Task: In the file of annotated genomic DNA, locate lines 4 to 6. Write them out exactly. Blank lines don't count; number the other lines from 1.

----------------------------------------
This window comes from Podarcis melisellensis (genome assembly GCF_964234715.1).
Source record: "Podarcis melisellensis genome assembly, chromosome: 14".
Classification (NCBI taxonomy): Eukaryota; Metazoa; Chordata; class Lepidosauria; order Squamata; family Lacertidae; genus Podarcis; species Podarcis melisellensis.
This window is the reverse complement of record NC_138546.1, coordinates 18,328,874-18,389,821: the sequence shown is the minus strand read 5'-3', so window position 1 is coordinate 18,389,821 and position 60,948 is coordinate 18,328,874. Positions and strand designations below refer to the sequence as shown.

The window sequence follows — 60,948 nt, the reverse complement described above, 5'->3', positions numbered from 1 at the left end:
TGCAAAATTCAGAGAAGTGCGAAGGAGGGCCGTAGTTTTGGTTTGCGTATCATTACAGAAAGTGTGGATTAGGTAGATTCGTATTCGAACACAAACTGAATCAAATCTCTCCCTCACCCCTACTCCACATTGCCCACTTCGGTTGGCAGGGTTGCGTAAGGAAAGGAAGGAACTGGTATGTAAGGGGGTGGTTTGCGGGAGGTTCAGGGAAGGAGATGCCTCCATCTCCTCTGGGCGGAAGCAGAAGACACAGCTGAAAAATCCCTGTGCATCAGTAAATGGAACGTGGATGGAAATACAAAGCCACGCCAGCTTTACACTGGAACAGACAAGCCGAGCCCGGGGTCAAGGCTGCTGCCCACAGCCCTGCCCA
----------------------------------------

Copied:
This window is the reverse complement of record NC_138546.1, coordinates 18,328,874-18,389,821: the sequence shown is the minus strand read 5'-3', so window position 1 is coordinate 18,389,821 and position 60,948 is coordinate 18,328,874. Positions and strand designations below refer to the sequence as shown.

The window sequence follows — 60,948 nt, the reverse complement described above, 5'->3', positions numbered from 1 at the left end:
TGCAAAATTCAGAGAAGTGCGAAGGAGGGCCGTAGTTTTGGTTTGCGTATCATTACAGAAAGTGTGGATTAGGTAGATTCGTATTCGAACACAAACTGAATCAAATCTCTCCCTCACCCCTACTCCACATTGCCCACTTCGGTTGGCAGGGTTGCGTAAGGAAAGGAAGGAACTGGTATGTAAGGGGGTGGTTTGCGGGAGGTTCAGGGAAGGAGATGCCTCCATCTCCTCTGGGCGGAAGCAGAAGACACAGCTGAAAAATCCCTGTGCATCAGTAAATGGAACGTGGATGGAAATACAAAGCCACGCCAGCTTTACACTGGAACAGACAAGCCGAGCCCGGGGTCAAGGCTGCTGCCCACAGCCCTGCCCA